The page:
JUDGMENT OF THE COURT OF 27 JUNE OF 2000, OCEANO GRUPO EDITORIALI SALVAT EDITORES, JOINED CASES C-240/98 TO C-244/98
(Directive 93/13/EEC - Unfair terms in consumer contracts - Jurisdiction clause - Power of the national court to examine of its own motion whether that clause is unfair)
(...) It follows that where a jurisdiction clause is included, without being individually negotiated, in a contract between a consumer and a seller or supplier within the meaning of the Directive and where it confers exclusive jurisdiction on a court in the territorial jurisdiction of which the seller or supplier has his principal place of business, it must be regarded as unfair within the meaning of Article 3 of the Directive in so far as it causes, contrary to the requirement of good faith, a significant imbalance in the parties' rights and obligations arising under the contract, to the detriment of the consumer (p. 24).
As to the question of whether a court seised of a dispute concerning a contract between a seller or supplier and a consumer may determine of its own motion whether a term of the contract is unfair, it should be noted that the system of protection introduced by the Directive is based on the idea that the consumer is in a weak position vis-à-vis the seller or supplier, as regards both his bargaining power and his level of knowledge. This leads to the consumer agreeing to terms drawn up in advance by the seller or supplier without being able to influence the content of the terms (p. 25).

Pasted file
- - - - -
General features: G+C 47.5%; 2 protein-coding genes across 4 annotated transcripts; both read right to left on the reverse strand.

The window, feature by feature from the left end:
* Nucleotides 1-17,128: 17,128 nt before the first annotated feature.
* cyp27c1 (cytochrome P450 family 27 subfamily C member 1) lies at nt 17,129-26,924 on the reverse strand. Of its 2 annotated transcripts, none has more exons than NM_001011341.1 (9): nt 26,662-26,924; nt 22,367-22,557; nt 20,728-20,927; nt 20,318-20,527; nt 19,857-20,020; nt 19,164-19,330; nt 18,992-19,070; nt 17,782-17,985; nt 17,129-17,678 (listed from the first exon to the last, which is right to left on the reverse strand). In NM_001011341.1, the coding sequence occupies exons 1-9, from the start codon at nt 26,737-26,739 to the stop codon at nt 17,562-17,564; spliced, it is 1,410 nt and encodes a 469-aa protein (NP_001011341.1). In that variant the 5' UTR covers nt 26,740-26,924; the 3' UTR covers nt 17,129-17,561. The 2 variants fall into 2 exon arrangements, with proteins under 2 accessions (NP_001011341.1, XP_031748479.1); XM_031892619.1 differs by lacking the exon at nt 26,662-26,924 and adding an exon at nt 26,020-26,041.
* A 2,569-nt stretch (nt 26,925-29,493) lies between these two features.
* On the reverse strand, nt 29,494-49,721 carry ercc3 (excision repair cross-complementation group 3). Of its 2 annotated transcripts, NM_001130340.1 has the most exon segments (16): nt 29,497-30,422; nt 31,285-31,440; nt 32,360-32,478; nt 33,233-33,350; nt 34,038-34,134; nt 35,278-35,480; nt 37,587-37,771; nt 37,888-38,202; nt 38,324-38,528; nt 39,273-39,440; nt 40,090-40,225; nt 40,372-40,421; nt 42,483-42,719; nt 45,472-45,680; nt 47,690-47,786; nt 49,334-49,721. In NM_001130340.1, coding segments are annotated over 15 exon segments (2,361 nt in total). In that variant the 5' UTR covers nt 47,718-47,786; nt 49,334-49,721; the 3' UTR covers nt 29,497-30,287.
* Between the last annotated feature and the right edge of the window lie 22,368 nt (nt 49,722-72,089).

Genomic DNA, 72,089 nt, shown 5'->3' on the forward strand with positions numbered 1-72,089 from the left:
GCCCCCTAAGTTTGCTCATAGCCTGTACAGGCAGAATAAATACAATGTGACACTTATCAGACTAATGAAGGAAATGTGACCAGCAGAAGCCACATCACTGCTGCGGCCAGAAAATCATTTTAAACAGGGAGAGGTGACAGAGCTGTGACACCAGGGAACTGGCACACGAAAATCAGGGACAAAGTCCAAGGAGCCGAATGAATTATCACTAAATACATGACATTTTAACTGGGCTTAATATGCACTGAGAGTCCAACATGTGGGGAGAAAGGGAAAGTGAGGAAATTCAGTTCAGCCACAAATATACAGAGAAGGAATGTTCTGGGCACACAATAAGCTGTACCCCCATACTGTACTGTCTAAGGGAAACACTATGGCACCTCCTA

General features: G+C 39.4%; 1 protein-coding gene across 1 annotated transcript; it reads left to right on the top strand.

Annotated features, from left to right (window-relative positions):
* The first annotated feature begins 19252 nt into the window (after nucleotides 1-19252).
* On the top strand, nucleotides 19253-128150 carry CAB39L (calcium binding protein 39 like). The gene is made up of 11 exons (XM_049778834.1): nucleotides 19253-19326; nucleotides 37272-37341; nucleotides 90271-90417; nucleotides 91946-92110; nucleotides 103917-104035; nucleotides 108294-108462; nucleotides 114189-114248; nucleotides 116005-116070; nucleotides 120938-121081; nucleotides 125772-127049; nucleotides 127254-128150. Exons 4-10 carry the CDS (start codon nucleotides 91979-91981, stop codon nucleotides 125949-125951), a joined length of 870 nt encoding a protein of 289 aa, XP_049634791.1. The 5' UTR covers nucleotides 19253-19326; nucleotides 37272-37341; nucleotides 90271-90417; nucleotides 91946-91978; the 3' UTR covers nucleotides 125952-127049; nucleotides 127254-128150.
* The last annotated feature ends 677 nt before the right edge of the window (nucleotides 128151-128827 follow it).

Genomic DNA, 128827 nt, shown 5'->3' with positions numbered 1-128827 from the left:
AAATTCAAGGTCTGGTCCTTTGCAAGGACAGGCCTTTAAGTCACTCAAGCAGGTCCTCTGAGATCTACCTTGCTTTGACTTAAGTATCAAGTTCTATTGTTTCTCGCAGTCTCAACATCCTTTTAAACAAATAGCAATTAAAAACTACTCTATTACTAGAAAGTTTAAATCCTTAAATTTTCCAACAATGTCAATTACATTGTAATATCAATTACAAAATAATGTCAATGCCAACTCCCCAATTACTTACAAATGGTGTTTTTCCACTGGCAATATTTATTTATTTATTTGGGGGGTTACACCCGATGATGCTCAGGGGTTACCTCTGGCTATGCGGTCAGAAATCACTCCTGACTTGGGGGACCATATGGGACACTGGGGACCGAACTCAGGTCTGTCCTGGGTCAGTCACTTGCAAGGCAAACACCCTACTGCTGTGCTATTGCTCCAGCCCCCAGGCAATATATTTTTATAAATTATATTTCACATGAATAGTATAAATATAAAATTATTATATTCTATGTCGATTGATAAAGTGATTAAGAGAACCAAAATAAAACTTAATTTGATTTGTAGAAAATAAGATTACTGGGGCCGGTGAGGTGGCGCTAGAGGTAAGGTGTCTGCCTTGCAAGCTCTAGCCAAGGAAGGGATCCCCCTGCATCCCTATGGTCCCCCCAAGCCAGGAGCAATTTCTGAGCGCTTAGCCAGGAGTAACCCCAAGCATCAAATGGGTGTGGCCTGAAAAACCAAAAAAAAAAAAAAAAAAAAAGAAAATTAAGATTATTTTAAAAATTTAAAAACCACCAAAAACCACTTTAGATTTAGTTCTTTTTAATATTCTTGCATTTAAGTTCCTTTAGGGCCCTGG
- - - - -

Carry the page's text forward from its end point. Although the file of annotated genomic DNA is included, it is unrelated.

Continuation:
The aim of Article 6 of the Directive, which requires Member States to lay down that unfair terms are not binding on the consumer, would not be achieved if the consumer were himself obliged to raise the unfair nature of such terms. In disputes where the amounts involved are often limited, the lawyers' fees may be higher than the amount at stake, which may deter the consumer from contesting the application of an unfair term. While it is the case that, in a number of Member States, procedural rules enable individuals to defend themselves in such proceedings, there is a real risk that the consumer, particularly because of ignorance of the law, will not challenge the term pleaded against him on the grounds that it is unfair. It follows that effective protection of the consumer may be attained only if the national court acknowledges that it has power to evaluate terms of this kind of its own motion (p. 26).
(...) the national court [is] able to determine of its own motion whether a term of a contract before it is unfair when making its preliminary assessment as to whether a claim should be allowed to proceed before the national courts (p. 29).